Sorry Doesn’t Cut It


John the Baptist’s head on a platter

In Matthew 14:1-12, Herod, the mock-king of Israel, responded to his alluring step-daughter Salome’s demand for John the Baptist’s head on a platter with—well, God’s Word says it best:

[Mat 14:9 NKJV] And the king was sorry; nevertheless, because of the oaths and because of those who sat with him, he commanded [it] to be given to [her].

So easily we preface our deliberate disobedience with, “Sorry Lord, but …” Then we try to condone our actions with a litany of excuses. Flip Wilson showed himself an acute observer of churchy behavior with Geraldine’s, “Da devo made me do it.”

My theology may be better than Geraldine’s, but my rationalizations are just as transparent. I pray for the self-control to resist my baser nature, so when I ignore the red flags I, in effect, tell God, “You didn’t answer my prayer,” diverting my guilt to the righteous One.

What presumption! I hold myself above God’s judgment by judging Him for treating me unfairly. How can God forgive such deliberate blasphemy?

Am I alone in this sin? Do such rationalizations cross your mind when you condemn someone else for their worldly behavior? When you envy someone else for their undeserved good fortune? When you rationalize consuming worldly entertainments as your, “liberty in Christ”? When you lust after material goods, presuming upon God’s future provision to, “Buy now, pay later”?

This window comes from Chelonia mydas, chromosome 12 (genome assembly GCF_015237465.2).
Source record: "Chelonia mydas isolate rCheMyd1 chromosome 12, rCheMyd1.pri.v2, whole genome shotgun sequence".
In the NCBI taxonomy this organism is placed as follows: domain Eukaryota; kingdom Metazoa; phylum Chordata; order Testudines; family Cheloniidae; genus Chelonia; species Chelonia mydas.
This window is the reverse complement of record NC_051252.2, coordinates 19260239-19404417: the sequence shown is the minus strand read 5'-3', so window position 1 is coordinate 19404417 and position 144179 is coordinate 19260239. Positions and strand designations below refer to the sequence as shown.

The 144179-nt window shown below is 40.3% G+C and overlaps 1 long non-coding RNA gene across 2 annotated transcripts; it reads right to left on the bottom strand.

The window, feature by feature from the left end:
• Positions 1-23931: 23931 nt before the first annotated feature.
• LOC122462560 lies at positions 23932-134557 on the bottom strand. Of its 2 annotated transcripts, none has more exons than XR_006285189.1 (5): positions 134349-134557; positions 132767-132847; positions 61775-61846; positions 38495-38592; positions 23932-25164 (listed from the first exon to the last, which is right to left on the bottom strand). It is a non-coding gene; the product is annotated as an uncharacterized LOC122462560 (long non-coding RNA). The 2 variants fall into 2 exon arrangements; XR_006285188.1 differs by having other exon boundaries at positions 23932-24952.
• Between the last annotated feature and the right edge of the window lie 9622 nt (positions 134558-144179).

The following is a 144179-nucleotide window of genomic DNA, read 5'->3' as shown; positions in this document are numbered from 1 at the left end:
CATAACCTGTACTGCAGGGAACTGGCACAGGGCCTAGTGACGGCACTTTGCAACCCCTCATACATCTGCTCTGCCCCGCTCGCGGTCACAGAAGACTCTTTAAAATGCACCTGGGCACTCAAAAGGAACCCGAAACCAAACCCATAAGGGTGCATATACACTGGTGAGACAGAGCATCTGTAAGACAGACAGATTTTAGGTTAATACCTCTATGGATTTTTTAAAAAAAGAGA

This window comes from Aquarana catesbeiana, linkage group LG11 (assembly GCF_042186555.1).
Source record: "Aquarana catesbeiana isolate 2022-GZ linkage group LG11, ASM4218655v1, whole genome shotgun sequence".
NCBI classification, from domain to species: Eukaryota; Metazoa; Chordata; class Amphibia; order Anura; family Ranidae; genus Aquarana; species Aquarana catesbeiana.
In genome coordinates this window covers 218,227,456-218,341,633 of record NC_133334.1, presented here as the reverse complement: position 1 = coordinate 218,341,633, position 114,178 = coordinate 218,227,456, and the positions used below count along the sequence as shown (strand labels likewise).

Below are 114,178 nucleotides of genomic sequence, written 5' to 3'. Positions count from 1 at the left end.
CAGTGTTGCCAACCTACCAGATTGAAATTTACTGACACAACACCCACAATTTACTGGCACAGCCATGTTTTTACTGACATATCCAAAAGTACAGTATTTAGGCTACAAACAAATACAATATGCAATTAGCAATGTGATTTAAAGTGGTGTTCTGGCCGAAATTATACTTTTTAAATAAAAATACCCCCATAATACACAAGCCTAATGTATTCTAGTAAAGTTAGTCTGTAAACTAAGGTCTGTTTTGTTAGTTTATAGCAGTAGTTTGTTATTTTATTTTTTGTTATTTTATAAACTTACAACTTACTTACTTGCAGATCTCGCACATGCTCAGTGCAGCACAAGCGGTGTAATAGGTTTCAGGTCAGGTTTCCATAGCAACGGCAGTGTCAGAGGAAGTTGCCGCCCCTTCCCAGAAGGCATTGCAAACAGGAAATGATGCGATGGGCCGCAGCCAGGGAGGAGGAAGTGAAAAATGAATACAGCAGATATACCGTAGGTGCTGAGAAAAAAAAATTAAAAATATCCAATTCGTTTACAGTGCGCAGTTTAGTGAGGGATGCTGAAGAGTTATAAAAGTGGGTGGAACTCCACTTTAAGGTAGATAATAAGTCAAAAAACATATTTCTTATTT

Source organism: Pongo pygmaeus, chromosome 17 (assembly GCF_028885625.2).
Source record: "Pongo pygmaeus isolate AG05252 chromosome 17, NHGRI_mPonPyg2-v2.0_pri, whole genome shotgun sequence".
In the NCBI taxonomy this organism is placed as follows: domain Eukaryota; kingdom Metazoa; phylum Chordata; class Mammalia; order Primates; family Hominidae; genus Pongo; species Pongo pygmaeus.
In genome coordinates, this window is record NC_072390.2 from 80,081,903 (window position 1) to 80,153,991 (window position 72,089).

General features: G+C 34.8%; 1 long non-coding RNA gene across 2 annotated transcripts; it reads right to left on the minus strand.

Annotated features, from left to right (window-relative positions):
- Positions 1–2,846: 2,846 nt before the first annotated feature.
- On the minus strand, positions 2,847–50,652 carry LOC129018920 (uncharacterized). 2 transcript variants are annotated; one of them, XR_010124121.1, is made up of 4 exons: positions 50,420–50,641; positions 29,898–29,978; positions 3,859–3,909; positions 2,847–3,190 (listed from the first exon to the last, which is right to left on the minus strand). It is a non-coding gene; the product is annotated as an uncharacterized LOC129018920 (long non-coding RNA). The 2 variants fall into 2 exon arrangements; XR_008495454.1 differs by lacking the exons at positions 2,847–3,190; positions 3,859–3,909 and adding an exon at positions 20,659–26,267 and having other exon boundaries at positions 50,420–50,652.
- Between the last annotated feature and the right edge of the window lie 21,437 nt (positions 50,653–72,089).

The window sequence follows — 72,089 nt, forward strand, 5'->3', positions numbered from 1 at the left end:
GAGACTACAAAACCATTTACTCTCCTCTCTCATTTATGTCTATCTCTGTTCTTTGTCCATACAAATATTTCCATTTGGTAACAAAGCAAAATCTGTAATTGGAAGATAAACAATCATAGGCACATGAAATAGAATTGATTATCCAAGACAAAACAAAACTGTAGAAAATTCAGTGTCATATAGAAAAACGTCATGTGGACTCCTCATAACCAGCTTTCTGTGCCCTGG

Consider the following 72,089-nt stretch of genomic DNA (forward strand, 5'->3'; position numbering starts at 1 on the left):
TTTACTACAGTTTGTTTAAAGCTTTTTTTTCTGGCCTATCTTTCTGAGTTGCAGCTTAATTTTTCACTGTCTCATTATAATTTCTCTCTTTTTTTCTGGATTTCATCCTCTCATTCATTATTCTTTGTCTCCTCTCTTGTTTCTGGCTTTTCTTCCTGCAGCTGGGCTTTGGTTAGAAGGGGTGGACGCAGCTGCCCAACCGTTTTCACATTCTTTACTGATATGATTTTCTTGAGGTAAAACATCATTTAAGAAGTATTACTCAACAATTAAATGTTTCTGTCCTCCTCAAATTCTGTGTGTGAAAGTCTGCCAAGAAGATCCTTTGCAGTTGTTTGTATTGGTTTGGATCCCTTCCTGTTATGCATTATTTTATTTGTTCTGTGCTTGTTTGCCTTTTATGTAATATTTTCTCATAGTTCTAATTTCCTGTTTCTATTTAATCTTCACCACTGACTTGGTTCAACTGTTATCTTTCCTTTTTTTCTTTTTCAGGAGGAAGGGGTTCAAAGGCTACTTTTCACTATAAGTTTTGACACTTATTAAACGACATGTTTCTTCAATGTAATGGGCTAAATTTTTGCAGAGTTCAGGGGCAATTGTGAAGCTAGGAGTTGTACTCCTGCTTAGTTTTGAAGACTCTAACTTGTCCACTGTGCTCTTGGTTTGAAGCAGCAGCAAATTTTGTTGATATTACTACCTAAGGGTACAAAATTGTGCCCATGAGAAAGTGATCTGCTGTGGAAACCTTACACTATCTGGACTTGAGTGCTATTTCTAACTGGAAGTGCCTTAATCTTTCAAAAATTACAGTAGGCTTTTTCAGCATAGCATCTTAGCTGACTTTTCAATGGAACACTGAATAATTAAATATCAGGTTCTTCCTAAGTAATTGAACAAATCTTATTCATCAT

I plead, “Guilty as charged.” I must join the sea of sinners at the Judge’s left hand, bound for perdition’s miserable pit of eternal fire. And that would be my fate, if not for my Lord’s infinite grace, expressed in 1 John 1:6-10, where He pronounces the conditional, “If”:

If we say that we have fellowship with Him, and walk in darkness, we lie and do not practice the truth.
But if we walk in the light as He is in the light, we have fellowship with one another, and the blood of Jesus Christ His Son cleanses us from all sin.
If we say that we have no sin, we deceive ourselves, and the truth is not in us.
If we confess our sins, He is faithful and just to forgive us [our] sins and to cleanse us from all unrighteousness.
If we say that we have not sinned, we make Him a liar, and His word is not in us.

Warning—We must not simply read those key verses. We must study them. Meditate upon them. Live by them, so we can claim God’s unfathomable grace.

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